There’s no question that food-based nutrition is vitally important for your skin and your overall health. We already know levels of nutrients in certain foods have declined over the years due to factors like breeding crops for higher yield, and soil depletion. Plus, we know that quite often fresh food undergoes significant storage and travel time before actually making it to your plate—all the while losing nutrients. So preserving nutrition when you prepare, cook and store your food is valuable—even critical— knowledge.

At the NAA, we prioritize fresh food, including organic options. And, fresh or not, we want to make sure that we’re getting the most from the foods we buy and grow. So we compiled some of our favorite tips for storing, preparing, and serving fresh foods—check them out below.

Have more to add? Join the conversation and share your must-try tips as well!

NAA-Favorite Tips for Food Storage & Prep

  • Store your fresh ginger and turmeric in the freezer to preserve its nutritional value for months. Use it straight from the freezer for flavoring your cooking—or grate some right into hot water for a quick tea with tons of antioxidants.
  • Make mason jars your best friend! Mason jars are extremely versatile for food storage both in the fridge and in the pantry. Make fresh sauces, soups, and smoothies ahead of time and store them in mason jars on the refrigerator door, or even in the freezer (be sure to leave 2 inches of space above the food to allow for expansion and prevent glass breakage). Mason jars are also excellent for storing freshly made fermented foods like sauerkraut or kimchi.
  • For the safest food storage (no fear of chemicals leaching from plastic into your food), build a collection of freezer and heat-safe glass storage containers. These come in a variety of sizes perfect for portioning, and can safely go from the freezer to the oven without fear of breakage.
  • Oils: store them in the refrigerator or in a dark, closed cabinet away from heat and light to slow down oxidation and prevent rancidity.
  • Wrap fresh herbs and leafy greens in a paper towel, place in a plastic bag, and store in your crisper to make them last longer.
  • Though produce bags have been criticized for not being eco-friendly in the past, newer versions are reusable and recyclable. These are great for storing produce so it stays fresh much longer, so you avoid the risk of your fresh produce spoiling before you have time to eat it.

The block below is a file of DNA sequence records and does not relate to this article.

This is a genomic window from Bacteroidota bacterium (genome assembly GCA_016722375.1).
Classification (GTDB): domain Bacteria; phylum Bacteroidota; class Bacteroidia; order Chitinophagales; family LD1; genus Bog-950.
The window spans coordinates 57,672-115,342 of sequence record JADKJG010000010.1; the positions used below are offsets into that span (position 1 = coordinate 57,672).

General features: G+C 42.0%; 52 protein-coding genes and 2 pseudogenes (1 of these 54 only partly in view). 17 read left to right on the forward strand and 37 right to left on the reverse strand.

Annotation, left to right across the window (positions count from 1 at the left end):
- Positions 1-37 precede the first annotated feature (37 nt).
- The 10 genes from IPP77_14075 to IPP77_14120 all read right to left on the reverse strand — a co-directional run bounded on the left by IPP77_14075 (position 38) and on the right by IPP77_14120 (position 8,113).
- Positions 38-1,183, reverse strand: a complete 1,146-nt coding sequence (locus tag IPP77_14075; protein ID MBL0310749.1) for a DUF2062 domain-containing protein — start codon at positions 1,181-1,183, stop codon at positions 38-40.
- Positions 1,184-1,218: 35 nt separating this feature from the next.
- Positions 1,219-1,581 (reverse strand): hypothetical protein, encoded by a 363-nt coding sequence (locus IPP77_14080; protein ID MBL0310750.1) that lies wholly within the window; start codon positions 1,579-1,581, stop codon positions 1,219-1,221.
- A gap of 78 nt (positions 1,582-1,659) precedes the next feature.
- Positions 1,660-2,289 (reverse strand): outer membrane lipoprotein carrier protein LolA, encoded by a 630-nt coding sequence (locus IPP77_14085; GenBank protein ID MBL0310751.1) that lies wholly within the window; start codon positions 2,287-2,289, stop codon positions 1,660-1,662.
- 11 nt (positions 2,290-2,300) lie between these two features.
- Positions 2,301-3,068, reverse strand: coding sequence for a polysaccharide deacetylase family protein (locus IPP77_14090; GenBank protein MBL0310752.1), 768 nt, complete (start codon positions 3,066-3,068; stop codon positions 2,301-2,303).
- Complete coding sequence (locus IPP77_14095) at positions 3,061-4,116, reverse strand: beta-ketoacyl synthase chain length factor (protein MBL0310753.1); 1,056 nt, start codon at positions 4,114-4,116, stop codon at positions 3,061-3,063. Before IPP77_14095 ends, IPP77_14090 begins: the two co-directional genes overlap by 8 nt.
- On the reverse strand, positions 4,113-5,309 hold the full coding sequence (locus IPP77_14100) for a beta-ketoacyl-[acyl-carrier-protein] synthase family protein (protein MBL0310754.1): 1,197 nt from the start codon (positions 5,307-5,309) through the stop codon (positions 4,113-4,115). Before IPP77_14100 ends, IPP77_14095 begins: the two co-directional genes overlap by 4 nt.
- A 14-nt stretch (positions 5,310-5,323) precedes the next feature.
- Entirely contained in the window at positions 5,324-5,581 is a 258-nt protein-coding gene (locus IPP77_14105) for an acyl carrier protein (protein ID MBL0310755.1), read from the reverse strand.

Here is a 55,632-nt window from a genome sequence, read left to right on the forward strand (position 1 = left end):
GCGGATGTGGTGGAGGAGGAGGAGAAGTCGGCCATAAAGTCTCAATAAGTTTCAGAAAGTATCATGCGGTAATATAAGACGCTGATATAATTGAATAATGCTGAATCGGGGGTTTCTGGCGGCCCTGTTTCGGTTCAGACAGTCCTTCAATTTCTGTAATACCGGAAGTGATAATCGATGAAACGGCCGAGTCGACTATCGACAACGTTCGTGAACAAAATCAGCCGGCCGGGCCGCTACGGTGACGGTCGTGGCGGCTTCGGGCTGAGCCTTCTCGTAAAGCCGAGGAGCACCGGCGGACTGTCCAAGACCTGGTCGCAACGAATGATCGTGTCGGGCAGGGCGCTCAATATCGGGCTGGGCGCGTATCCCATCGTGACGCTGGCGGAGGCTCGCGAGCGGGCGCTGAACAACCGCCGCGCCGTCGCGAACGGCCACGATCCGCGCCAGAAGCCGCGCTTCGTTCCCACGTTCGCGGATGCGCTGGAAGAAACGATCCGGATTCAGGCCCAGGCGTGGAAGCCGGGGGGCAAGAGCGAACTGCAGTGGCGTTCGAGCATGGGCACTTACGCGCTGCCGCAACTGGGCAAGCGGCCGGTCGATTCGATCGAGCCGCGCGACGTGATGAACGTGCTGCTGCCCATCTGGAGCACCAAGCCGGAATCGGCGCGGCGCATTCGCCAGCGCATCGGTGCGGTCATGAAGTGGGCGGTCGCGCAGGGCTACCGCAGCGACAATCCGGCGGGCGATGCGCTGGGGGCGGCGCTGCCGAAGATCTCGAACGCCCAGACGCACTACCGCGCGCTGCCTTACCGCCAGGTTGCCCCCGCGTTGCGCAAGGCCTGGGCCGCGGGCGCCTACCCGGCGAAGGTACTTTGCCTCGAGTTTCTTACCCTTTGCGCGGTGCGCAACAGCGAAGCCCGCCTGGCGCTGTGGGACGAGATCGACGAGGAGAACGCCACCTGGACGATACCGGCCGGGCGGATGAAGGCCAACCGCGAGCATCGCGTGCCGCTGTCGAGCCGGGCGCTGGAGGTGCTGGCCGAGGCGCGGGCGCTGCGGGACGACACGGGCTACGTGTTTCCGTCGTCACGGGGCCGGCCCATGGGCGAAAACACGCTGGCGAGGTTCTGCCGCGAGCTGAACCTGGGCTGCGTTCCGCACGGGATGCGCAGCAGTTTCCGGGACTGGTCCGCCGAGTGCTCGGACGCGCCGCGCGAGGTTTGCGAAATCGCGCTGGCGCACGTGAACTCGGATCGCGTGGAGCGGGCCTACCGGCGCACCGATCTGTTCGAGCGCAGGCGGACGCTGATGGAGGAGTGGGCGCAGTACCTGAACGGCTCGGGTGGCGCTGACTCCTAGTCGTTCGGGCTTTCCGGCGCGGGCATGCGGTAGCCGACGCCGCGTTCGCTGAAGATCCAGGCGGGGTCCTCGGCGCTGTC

• Store onions, garlic, and shallots on your counter—not in the refrigerator— to preserve them longest.
  • Make ice cube trays your secret weapon for flavor and convenience. Freeze cubes of purees and spices that can go straight from the freezer into your smoothies, soups, or stir frys.
  • Lightly cook vitamin C-rich foods like peppers to preserve their vitamin C content. Cooking them on high heat or for an extended period of time destroys many of their nutrients.
  • Worried your fresh fruits or greens will go bad? Make smoothies ASAP! Add a squeeze of lemon or a splash of raw ACV to help slow down oxidation and degradation of nutrients, and enjoy right away, or store in mason jars as mentioned above for later use.
  • Make ice pops. Got a picky kid (or inner child)? Take your extra produce and turn them into healthy, no added sugar ice pops either by juicing them or blending them and freezing them into ice pop molds (preferably ones with a fun shape) for a refreshing and healthy snack that even the pickiest eaters will love.
  • Make deliberate leftovers. Always cook enough dinner for one or two extra portions, store in one of the containers mentioned above, and have an easy, already home-cooked meal ready to heat up in no time for the next day’s lunch.

We want to hear from you!

What are your favorite practical tips for healthy food storage and preparation?